Parents are divided over controversial babysitter alternative

Last fall, North Carolina mom Nicole, 31, took her first vacation since giving birth to her 1-year-old son. She and her husband packed their Owlet Cam baby monitor, left their infant in their Outer Banks apartment rental and headed to the beach, a 5 minutes’ walk away, without hesitation. It’s not unusual, she said, for her to leave her little one unattended while they monitor him remotely.

“We sat on the beach and watched the monitor,” said Nicole, who requested that The Post use a pseudonym. The monitor, she noted, has a built-in app that pings her phone with notifications when it senses movement or sound.

“We do it all the time. There’s no point in having a babysitter. We frequently go back and check in on him too,” she said.

Parents are increasingly — and controversially — relying on baby monitors as short-term babysitters. Synced to smartphones, the high-tech devices can help track their kids’ every move while they’re out of the house for a few minutes or a few hours. But leaving children unattended can have potentially dangerous consequences and result in legal charges.

Late ABC News producer Dax Tejera, 37, and his wife, Veronica, 33, a senior producer at the Washington Post, left their two young daughters alone in a hotel room while dining around the corner before Tejera suddenly collapsed and died of a heart attack, sources told The Post.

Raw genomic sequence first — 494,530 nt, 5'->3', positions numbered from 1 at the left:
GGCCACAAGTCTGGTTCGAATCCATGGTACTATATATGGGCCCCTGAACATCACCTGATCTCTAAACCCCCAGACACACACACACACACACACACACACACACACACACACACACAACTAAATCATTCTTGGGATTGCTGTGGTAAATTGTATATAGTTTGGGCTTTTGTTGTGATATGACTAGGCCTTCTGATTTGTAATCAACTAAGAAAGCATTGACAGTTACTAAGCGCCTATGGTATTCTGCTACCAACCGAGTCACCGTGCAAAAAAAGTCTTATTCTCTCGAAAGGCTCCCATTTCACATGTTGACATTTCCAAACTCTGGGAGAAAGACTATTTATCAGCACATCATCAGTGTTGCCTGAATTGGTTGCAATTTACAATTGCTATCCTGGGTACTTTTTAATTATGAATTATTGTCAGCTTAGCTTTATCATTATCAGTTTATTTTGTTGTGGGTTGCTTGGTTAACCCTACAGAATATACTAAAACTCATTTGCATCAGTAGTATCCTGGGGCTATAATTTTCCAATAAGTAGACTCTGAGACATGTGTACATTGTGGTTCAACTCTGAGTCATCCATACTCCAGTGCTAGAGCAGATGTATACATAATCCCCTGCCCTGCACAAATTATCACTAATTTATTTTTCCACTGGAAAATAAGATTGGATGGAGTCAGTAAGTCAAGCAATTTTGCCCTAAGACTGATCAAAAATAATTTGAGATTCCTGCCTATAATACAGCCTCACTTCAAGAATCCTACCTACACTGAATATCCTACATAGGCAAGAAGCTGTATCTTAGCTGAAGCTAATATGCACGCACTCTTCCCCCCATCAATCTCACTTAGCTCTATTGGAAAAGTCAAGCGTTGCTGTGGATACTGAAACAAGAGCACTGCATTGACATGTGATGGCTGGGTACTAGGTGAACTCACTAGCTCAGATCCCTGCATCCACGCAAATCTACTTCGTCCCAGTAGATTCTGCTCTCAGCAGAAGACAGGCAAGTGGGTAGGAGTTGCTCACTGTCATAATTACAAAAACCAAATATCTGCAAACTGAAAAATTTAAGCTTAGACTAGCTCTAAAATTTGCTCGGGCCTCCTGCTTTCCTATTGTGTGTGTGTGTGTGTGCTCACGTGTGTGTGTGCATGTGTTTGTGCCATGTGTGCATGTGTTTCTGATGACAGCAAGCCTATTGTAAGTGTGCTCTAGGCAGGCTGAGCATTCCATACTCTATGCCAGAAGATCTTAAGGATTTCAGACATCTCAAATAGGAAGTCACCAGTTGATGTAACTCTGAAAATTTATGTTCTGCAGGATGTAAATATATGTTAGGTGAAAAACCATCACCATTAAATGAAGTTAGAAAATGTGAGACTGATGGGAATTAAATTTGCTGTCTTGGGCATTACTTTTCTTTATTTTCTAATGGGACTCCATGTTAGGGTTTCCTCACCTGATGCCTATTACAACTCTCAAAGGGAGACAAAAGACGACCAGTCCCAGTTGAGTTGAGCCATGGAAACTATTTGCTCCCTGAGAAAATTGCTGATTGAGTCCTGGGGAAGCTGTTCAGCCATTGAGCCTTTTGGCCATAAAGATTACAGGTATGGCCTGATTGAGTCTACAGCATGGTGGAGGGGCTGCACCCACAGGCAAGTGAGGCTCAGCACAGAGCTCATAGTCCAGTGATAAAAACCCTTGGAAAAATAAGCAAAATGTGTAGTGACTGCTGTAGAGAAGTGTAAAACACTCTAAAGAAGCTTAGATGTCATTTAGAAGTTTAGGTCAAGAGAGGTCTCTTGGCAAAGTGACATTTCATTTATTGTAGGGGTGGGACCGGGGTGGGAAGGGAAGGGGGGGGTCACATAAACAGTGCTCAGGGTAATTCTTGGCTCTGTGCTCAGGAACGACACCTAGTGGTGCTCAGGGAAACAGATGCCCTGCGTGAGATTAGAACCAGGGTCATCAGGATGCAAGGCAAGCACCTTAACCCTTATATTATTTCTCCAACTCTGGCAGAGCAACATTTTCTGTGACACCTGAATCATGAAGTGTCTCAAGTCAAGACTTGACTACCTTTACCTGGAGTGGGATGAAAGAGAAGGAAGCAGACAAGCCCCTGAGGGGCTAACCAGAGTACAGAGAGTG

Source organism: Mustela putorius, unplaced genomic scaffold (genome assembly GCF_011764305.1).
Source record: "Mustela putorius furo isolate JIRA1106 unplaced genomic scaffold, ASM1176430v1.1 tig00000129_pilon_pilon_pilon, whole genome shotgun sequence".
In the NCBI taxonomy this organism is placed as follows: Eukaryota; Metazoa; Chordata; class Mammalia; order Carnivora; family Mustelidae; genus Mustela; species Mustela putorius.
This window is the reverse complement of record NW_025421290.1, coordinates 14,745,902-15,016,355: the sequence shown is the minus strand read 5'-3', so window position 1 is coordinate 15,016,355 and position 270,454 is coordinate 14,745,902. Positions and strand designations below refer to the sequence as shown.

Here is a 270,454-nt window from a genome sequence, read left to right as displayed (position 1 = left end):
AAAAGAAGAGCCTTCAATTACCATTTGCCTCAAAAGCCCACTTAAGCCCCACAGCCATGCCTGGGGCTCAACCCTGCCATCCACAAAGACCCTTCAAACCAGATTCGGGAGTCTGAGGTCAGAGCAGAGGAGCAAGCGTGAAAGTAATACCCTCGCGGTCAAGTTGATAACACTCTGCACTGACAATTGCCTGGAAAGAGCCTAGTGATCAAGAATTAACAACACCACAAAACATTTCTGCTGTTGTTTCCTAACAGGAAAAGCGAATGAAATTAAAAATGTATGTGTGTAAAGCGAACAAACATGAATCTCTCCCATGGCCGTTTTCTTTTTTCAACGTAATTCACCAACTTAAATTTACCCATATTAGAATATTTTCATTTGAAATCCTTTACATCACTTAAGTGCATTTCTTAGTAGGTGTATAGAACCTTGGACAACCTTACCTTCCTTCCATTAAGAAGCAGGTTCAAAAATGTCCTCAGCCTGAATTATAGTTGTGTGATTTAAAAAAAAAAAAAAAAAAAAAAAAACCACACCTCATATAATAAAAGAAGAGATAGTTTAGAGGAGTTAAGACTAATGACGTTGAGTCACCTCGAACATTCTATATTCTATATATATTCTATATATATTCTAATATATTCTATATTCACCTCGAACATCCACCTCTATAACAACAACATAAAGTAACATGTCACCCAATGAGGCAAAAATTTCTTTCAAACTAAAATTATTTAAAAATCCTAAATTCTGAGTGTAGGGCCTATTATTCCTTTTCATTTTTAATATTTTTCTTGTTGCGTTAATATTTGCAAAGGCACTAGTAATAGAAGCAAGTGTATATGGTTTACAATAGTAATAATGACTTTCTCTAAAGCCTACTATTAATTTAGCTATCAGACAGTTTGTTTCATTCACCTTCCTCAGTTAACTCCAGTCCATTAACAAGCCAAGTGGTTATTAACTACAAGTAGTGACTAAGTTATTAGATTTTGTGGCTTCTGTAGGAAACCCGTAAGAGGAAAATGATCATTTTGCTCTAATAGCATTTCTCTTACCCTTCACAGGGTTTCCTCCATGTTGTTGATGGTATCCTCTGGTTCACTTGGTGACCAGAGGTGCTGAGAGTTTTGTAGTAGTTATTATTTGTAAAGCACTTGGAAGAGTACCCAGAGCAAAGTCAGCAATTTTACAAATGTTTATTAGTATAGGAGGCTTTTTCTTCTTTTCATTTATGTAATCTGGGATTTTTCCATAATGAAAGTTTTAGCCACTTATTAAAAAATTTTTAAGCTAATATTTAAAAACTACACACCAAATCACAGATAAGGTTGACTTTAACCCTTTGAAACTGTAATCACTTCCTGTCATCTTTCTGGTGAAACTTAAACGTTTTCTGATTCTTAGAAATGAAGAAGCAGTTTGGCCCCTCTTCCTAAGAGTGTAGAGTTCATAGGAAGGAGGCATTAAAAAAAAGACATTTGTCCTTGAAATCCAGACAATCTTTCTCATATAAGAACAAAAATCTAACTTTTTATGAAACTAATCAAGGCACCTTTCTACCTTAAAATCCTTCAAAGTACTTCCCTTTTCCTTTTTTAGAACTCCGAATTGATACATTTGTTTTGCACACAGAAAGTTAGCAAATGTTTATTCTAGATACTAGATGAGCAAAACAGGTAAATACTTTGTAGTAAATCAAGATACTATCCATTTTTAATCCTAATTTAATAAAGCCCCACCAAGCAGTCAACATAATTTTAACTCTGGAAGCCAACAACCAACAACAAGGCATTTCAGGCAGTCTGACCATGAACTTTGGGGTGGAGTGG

This week, the wife of late ABC News producer Dax Tejera, 37, was arrested for allegedly endangering their daughters, ages 5 months and 2 years old, just hours after her husband suffered from a fatal heart attack. The couple had left their children alone in a hotel room at the Manhattan Yale Club while they visited a steakhouse around the corner, sources told The Post on Tuesday.

Veronica, 33, a senior producer at the Washington Post, claimed the couple were monitoring the kids using a remote video system that connected to Dax’s phone. The widow was charged with two counts of “acting in a manner injurious to a child” and later admitted that leaving her babies unattended was a “poor decision.”

Parenting experts agree with her assessment and advise against ever leaving a baby alone — with or without a baby monitor.

Parenting expert Liza Maltz (right) and her son, Jagger, 13.
Parenting expert Liza Maltz and her son Jagger, 13. Maltz said she never left her son alone as a baby — with or without a baby monitor.
Courtesy of Maltz

“Things can change on a dime,” Liza Maltz, a doula and founder of the child care website, told The Post. “I’m not a firm believer in staring at a baby monitor — having it there is a comfort — but using it as a baby sitter? I don’t think that’s safe.”

Some parents continue to rely on them in a pinch, but draw the line at using them outside the home.

Pete, a 34-year-old dad from Westchester who asked The Post not to publish his last name for privacy reasons, said he relies on his $240 Vava baby monitor to keep an eye on his 10-month-old twins when he occasionally slips next door for dinner and drinks with his friends while the kids are sleeping.